Don't Panic, it's Organic: Miniature Tigers Overcome their Own Hype
When Rolling Stone magazine listed Miniature Tigers as one of the Top 25 Bands on My Space in 2006, Charlie Brand took it in stride. It wasn't that he didn't appreciate the ink. He did. But to him, it represented the difference between life in the virtual world and what he calls the organic approach to building a fan base.
"We got that early on," the singer/guitarist says by phone from New York of the RS mention. "We hadn't even played a show yet."
The organic approach, Brand explains, is about plain old fashioned hitting the road. "We see bands that come out of nowhere and instantly get blown up on, like, Pitchfork." Their fan base, he says, if they ever even have one will be flakey. "We've been building our fan base over the last two years of touring."
Indeed. The group that Spin called one of the nine hottest bands at the prestigious CMJ (College Music Journal) Music Marathon in 2008 hasn't spent much time at home in the years since they began gigging in earnest. Miniature Tigers toured eight months on the road during 2009 alone, part of which was in support of Ben Folds.
"We did, like, a month with Folds which was really crazy, going from playing [our own] small local shows to opening up for him in these huge theaters. After that, we went straight into another tour with another Arizona band and were playing to, like, 10 people a night in Boise Idaho and stuff like that."
On the eve of their tour launch with the Freelance Whales, Brand says the Tigers are not yet jaded. "I started this band just writing songs in my bedroom and sending demos to friends and stuff and now here we are, staying at the Hudson Hotel and playing a show tonight with the Roots. It really doesn't feel real to me."
But Charlie Brand has big ideas, and one wonders if Miniature Tigers have room enough to accommodate them all. If Tell It to the Volcano was a slightly nerdy power pop diary of Brand's relationship troubles ("It went from a bad thing to a good thing. That was the theme of that album,") then this year's Fortress is a darker-toned tour of isolation.
"I like solitude," he says, "but at the same time solitude has a downside. I was writing about that and about the emotional walls that people put around themselves." Each album has some kind of theme, he says, a thread that connects all the pieces. "But, I could never sit down and say OK, I'm going to write a concept album."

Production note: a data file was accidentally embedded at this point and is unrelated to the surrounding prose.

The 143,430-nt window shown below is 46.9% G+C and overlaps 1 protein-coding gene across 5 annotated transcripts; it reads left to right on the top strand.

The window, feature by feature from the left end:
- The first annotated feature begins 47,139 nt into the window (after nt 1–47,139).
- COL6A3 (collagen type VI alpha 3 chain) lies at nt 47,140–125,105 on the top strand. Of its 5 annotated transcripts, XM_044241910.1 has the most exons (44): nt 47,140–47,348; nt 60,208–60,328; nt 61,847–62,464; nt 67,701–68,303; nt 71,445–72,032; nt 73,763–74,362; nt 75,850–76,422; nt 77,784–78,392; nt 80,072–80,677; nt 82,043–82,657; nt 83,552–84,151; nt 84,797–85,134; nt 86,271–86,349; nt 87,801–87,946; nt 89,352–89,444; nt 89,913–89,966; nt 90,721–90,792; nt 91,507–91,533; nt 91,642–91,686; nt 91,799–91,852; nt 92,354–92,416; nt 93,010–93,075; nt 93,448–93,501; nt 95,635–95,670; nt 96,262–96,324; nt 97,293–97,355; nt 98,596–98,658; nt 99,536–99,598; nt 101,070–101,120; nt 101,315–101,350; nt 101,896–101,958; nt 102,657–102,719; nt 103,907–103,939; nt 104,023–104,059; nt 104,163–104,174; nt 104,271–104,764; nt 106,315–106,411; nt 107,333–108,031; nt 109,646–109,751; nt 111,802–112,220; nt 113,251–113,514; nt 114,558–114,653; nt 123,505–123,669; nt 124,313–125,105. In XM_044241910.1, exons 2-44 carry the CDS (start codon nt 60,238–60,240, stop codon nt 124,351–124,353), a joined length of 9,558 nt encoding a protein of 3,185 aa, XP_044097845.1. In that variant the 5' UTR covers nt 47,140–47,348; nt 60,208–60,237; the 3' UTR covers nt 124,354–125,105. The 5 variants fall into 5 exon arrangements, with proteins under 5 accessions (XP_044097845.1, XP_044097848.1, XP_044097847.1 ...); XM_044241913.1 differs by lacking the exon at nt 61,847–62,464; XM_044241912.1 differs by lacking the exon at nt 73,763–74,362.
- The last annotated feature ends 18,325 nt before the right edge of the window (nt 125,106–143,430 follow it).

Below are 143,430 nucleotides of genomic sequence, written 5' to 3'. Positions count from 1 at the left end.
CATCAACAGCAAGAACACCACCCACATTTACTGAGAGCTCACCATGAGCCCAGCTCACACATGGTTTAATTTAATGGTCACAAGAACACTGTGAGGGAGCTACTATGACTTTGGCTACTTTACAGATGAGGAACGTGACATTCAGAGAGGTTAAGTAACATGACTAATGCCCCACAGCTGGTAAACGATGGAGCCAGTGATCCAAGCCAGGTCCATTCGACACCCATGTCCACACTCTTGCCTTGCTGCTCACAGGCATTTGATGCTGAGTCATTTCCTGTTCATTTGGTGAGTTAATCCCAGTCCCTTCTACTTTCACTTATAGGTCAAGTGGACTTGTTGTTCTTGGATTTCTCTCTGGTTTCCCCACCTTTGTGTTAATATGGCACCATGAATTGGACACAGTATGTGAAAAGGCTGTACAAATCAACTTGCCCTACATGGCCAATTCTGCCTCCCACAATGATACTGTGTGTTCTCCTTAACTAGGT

Then again, Brand says that self-diagnosis is a faulty science. "As an artist, it's hard to observe the things that you do yourself."
Fortress has a musical complexity not present in Volcano, as if things were orchestrated this time around by spirits with gifts on the order of a Brian Wilson. There's always been a vintage Liverpool-meets-the-1960s-California-coast flavor to Brand's songwriting, but Fortress takes that to another level entirely.
"When bands make the same record over and over it's kind of a buzz kill. I like it when bands make sharp left turns." But can the fans, whether organic, virtual, or otherwise hang with change?
"That's the hope," says Brand. "Fortress was definitely a left turn for a lot of people. But for us, it was a natural progression. Our last album was written when I was maybe 19 or 20. I've matured as a songwriter since then, and my tastes have changed."
That said, it wasn't Brand's intention to make a complex psychedelic record and turn his fans off. "Those were the songs," he says, "that came out."
"We don't want to alienate people. When we were making Fortress we thought that fans of Tell it to the Volcano would be pretty put off by the new stuff but there was nothing that would make us change direction artistically."
Brand says he already has enough material written for another album and that even though he's ahead of schedule he hopes to get Miniature Tigers into the studio next year. The new songs, he says, carry the footprint of Simon and Garfunkel.
"My foundation is the Beatles and the Beach Boys, and I like a lot of modern bands like Dirty Projectors and Animal Collective. Those bands are really inspiring. I also listen to '60s stuff like Van Dyke Parks. But Simon and Garfunkel are like, a huge influence right now. It changes," he says. "I go through phases."
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